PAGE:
February 13, 2016

From "Stones" to "Holiness"

In the last two months, I've spent a lot of time in my basement wet studio, dyeing many gradations of different grays.  After the first set of gradations, which went from dark gray to very light, I found myself especially drawn to the very lightest of values.  (The photo above shows scraps from the fabrics that were eventually cut into blocks.)  So, already having narrowed from a palette of neutral stone colors to gray, I found myself narrowing it further to very pale grays.  This inclination of my eye and heart led me to an understanding/decision about the aspect of the subject--stones--that I was moving into:  the quality of holiness.  The original commitment to stones as a subject goes back to the experience of the Jewish practice of leaving small stones on a grave.  I've thought about why one would leave a token of a visit, and why stones serve so well as such a token.  I've been drawing stone shapes for many years now, thinking that the beauty of the shapes would be the focus of a quilt--and it may yet still be.  But I also wanted to work abstractly, extracting from the stone as an object something of the quality that so draws me to it.  As I puzzled over my attachment to the pale gray fabrics, the idea of holiness settled into my mind.  The holiness of the place where the stones are left--the cemetery itself, as well as the grave of a loved one--and the holiness of the relationship--of the love, of the attachment, of the grief--that is embodied in the gesture of leaving a stone.

I had been thinking for a while about a composition that would be very similar to an earlier landscape quilt, "Late March."  I had adjusted the proportion of the rectangles to be more suggestive of the actual proportions of random stones--they would be 9x11" rather than 9x12".  But once I found the new subject of "holiness," rather than "stones," that seemed too small, and I scaled up the blocks to 14x17.  The final composition is 85 x 70." As I chose the colors and decided on the layout, I had these qualities in mind:  quiet, secure, solid, protective, encompassing.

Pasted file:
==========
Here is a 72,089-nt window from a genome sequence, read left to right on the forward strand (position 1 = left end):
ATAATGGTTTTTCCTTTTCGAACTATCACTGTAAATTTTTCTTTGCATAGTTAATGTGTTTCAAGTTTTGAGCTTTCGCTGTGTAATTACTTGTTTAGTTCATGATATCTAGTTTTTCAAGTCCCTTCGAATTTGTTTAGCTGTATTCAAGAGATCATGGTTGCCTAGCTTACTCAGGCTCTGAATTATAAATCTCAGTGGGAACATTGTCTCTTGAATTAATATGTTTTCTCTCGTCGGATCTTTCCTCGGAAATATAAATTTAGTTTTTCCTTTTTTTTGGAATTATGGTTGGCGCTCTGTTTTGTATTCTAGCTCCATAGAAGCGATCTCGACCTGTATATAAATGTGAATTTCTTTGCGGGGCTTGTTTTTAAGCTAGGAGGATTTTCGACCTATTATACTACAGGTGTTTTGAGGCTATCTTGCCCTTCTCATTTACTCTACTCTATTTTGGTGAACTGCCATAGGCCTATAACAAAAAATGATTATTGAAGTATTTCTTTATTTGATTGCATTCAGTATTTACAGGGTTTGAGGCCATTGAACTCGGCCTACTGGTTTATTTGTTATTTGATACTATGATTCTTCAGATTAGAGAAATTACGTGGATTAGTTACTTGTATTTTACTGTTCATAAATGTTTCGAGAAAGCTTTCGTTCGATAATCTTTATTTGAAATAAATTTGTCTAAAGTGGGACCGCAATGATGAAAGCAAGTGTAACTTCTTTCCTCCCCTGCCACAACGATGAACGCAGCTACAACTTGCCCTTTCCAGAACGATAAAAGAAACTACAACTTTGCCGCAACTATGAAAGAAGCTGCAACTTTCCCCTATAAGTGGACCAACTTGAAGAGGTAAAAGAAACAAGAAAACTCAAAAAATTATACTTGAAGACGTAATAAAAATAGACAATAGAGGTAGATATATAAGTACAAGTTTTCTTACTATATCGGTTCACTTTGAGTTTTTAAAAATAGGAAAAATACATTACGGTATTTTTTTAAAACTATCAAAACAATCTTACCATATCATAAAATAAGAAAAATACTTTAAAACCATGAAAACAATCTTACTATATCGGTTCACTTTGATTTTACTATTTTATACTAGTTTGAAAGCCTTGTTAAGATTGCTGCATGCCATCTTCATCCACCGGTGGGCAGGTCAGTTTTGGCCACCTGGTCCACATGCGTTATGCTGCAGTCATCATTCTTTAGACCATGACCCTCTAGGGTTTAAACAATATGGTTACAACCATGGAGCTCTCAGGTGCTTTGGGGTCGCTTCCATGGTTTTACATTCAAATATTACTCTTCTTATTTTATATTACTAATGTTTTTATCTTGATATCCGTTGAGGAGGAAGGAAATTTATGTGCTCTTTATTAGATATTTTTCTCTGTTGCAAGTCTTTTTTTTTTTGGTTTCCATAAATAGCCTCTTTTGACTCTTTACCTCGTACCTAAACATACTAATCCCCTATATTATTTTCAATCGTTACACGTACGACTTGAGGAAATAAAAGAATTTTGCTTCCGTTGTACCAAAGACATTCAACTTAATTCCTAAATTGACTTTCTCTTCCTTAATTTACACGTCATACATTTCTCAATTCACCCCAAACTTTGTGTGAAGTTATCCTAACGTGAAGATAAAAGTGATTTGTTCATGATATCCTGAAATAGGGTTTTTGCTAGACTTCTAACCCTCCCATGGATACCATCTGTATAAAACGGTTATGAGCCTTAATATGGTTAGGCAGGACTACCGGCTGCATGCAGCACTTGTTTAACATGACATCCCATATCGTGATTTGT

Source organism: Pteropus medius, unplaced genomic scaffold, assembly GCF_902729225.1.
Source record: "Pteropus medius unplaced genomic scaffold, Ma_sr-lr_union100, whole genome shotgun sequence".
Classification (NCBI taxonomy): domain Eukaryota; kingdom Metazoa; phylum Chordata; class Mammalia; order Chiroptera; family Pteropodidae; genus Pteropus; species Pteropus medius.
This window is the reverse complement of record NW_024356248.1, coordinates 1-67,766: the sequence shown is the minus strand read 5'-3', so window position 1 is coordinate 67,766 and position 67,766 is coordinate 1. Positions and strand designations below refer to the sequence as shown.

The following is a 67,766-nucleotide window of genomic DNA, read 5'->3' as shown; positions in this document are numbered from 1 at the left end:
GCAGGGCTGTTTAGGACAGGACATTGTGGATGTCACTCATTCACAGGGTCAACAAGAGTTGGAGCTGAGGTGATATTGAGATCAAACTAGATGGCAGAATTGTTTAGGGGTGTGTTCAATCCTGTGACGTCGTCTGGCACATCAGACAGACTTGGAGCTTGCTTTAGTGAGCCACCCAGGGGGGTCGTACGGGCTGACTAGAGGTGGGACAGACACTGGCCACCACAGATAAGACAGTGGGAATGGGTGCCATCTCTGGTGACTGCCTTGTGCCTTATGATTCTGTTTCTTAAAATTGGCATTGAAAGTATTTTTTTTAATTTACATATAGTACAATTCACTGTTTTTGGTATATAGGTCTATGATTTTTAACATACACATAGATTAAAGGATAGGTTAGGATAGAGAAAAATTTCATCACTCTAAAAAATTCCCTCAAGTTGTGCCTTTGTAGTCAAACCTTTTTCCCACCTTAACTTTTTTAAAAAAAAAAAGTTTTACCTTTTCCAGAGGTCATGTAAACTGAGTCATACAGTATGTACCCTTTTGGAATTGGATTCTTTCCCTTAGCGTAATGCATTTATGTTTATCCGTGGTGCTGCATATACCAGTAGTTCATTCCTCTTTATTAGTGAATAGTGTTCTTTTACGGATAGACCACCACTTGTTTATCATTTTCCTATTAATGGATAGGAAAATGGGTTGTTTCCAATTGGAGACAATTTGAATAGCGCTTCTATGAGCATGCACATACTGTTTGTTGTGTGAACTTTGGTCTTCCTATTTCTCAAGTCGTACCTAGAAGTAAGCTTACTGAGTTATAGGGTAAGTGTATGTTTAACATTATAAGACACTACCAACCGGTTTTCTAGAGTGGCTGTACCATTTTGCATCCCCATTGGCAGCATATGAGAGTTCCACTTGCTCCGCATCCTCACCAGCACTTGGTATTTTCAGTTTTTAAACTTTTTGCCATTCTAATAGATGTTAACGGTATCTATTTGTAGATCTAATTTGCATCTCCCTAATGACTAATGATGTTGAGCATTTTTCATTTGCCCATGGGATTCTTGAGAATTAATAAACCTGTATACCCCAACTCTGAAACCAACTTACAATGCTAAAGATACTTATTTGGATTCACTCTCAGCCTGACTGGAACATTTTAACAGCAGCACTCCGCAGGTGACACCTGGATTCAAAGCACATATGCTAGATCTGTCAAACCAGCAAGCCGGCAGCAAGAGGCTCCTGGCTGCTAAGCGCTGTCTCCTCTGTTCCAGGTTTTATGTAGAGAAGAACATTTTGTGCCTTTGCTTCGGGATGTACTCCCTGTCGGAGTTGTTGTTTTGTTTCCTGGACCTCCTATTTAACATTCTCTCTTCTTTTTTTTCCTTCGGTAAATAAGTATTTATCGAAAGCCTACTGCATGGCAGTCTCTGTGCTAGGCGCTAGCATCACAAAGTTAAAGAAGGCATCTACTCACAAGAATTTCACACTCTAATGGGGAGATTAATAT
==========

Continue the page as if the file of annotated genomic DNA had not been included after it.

"Holiness" [photo from August, 2016; unquilted cloth stretched on a wood frame]
Most of the quilts I've made in the wake of my son Jeremy's death--quilts like Loss, Shelter, Regret, and Accident--have been exhibited and then rolled up and put away--they are not meant to be used or hung on display at home.  But this one I can imagine actually using as a quilt.  It won't be for a while, though, as I plan to hand-quilt it, which will take some months.

This last photo is for those who are interested in details about what dyes I used.  Unmarked squares are from dyes I mixed myself from primaries; one other one I mixed is identified as "Carol's black"--the formula known to anyone who has taken a dyeing class with Carol Soderlund.  The 600-numbers are pre-mixed blacks from Pro Chemical and Dye; the "Black CWNA, Dark Black, and Black Bang" are from Custom Set Procion Dyes.  The second number is the DOS (depth of shade), where .03 DOS means 0.03% (or 0.0003 of weight of goods).  The orange that I mixed with one bluish black is a primary from ProChem, "Strong Orange."  Not shown here are the samples that I didn't use because they leaned too much towards green, blue, or brown.


  1. I am amazed looking at the different grays online how much "color" I can see in the different rectangles: definitely yellow and blue but even some pink.

    I hope that using this quilt to keep yourself warm will be a nice remembrance of wrapping Jeremy in the blankets that I'm sure you knitted for his crib!

  2. I leave a stone, knocking it gently on the headstone, to let them know I am there. I love the idea and execution of the quilt. Very meaningful.

  3. Penny, I am moved so much by this collection of work. That you have identified the loss that defines every day of your inner life and tried to make it visible not only for yourself but also for others, is courageous and remarkable. I feel honoured to be able to see these pieces and read your text. Thank you. xo